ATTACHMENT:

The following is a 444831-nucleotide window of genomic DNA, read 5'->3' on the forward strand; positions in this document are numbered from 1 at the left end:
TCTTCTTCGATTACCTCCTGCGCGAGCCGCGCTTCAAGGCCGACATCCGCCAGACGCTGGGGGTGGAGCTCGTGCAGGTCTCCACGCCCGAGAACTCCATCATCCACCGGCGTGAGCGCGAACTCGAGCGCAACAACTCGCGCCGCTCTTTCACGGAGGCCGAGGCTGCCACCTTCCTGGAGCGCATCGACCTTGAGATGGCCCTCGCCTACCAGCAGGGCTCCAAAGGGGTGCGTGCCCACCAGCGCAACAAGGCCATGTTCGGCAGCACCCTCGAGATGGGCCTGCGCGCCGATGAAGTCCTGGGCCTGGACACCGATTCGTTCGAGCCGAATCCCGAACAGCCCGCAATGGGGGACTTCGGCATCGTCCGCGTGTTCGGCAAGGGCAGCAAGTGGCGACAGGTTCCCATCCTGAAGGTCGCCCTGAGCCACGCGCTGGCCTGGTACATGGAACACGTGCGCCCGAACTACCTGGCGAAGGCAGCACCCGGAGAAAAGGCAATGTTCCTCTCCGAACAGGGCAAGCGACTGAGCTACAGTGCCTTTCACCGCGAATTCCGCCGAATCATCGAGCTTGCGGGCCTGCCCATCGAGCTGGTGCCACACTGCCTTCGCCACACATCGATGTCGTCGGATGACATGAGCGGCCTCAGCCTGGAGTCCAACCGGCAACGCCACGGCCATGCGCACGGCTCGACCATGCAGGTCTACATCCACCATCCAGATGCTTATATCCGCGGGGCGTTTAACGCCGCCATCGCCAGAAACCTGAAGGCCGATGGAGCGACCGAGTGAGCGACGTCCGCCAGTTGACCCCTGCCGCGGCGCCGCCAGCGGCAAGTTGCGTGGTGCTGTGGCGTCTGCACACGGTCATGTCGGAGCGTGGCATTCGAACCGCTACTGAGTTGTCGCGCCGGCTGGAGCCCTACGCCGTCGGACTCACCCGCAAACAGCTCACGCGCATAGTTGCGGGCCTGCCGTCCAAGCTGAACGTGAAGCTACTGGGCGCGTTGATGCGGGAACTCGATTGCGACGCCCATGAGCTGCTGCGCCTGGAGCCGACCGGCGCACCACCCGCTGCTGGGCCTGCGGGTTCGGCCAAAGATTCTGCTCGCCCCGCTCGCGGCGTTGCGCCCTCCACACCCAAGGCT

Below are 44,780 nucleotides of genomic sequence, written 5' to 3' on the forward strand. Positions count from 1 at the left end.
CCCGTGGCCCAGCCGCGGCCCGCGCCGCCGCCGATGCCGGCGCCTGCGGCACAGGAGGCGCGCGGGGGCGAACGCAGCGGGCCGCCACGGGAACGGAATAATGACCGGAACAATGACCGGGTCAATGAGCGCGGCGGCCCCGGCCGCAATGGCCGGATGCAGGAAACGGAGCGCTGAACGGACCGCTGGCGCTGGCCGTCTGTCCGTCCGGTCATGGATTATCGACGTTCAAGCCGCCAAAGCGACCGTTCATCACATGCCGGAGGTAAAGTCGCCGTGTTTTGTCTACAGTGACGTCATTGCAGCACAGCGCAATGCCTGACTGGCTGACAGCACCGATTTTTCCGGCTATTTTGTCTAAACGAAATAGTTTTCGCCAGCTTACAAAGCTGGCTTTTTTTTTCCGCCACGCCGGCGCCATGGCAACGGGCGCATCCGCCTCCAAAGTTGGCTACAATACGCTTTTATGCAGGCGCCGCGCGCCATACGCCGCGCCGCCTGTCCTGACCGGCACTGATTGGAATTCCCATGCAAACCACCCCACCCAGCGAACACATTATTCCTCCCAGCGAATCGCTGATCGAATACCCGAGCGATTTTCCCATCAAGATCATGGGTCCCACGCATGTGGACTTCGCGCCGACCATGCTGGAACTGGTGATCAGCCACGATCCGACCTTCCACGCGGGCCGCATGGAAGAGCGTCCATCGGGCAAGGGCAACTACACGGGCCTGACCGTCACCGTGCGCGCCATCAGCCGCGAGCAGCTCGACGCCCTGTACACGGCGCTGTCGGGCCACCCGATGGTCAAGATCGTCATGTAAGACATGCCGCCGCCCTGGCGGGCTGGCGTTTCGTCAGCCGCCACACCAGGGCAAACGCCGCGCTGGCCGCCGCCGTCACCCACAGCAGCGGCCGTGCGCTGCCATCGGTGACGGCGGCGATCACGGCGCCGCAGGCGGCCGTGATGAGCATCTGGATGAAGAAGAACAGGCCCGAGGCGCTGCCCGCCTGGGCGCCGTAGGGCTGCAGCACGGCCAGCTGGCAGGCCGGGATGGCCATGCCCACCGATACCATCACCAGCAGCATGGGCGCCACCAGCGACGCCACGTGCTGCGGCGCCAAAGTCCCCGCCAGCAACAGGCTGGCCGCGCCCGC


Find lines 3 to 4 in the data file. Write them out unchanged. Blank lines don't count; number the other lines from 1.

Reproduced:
Below are 44,780 nucleotides of genomic sequence, written 5' to 3' on the forward strand. Positions count from 1 at the left end.
CCCGTGGCCCAGCCGCGGCCCGCGCCGCCGCCGATGCCGGCGCCTGCGGCACAGGAGGCGCGCGGGGGCGAACGCAGCGGGCCGCCACGGGAACGGAATAATGACCGGAACAATGACCGGGTCAATGAGCGCGGCGGCCCCGGCCGCAATGGCCGGATGCAGGAAACGGAGCGCTGAACGGACCGCTGGCGCTGGCCGTCTGTCCGTCCGGTCATGGATTATCGACGTTCAAGCCGCCAAAGCGACCGTTCATCACATGCCGGAGGTAAAGTCGCCGTGTTTTGTCTACAGTGACGTCATTGCAGCACAGCGCAATGCCTGACTGGCTGACAGCACCGATTTTTCCGGCTATTTTGTCTAAACGAAATAGTTTTCGCCAGCTTACAAAGCTGGCTTTTTTTTTCCGCCACGCCGGCGCCATGGCAACGGGCGCATCCGCCTCCAAAGTTGGCTACAATACGCTTTTATGCAGGCGCCGCGCGCCATACGCCGCGCCGCCTGTCCTGACCGGCACTGATTGGAATTCCCATGCAAACCACCCCACCCAGCGAACACATTATTCCTCCCAGCGAATCGCTGATCGAATACCCGAGCGATTTTCCCATCAAGATCATGGGTCCCACGCATGTGGACTTCGCGCCGACCATGCTGGAACTGGTGATCAGCCACGATCCGACCTTCCACGCGGGCCGCATGGAAGAGCGTCCATCGGGCAAGGGCAACTACACGGGCCTGACCGTCACCGTGCGCGCCATCAGCCGCGAGCAGCTCGACGCCCTGTACACGGCGCTGTCGGGCCACCCGATGGTCAAGATCGTCATGTAAGACATGCCGCCGCCCTGGCGGGCTGGCGTTTCGTCAGCCGCCACACCAGGGCAAACGCCGCGCTGGCCGCCGCCGTCACCCACAGCAGCGGCCGTGCGCTGCCATCGGTGACGGCGGCGATCACGGCGCCGCAGGCGGCCGTGATGAGCATCTGGATGAAGAAGAACAGGCCCGAGGCGCTGCCCGCCTGGGCGCCGTAGGGCTGCAGCACGGCCAGCTGGCAGGCCGGGATGGCCATGCCCACCGATACCATCACCAGCAGCATGGGCGCCACCAGCGACGCCACGTGCTGCGGCGCCAAAGTCCCCGCCAGCAACAGGCTGGCCGCGCCCGC